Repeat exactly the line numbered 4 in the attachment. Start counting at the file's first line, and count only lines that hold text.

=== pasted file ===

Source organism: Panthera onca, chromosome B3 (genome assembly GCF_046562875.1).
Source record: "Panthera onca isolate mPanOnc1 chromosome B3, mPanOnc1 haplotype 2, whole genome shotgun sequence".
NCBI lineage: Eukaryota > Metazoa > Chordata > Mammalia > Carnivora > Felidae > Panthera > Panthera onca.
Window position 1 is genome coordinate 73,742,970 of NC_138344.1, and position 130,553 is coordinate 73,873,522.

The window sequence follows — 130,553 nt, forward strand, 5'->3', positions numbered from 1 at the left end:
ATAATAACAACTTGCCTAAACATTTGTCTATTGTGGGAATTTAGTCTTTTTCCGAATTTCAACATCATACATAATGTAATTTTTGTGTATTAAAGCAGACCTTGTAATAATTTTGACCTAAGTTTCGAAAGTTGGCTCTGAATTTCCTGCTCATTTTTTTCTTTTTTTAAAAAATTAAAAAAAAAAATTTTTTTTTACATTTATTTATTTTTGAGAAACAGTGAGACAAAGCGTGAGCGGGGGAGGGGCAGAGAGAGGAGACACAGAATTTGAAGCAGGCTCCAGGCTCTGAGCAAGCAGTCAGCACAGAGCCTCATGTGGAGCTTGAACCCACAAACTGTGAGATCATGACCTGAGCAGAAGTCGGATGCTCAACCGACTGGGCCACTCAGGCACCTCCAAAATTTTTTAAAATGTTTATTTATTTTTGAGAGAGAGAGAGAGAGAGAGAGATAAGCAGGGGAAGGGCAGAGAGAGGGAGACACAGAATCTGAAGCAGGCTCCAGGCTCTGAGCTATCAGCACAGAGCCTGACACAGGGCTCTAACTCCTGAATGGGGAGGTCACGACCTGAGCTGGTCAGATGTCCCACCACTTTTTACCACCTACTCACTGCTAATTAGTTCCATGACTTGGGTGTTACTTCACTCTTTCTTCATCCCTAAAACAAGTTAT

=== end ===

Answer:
Window position 1 is genome coordinate 73,742,970 of NC_138344.1, and position 130,553 is coordinate 73,873,522.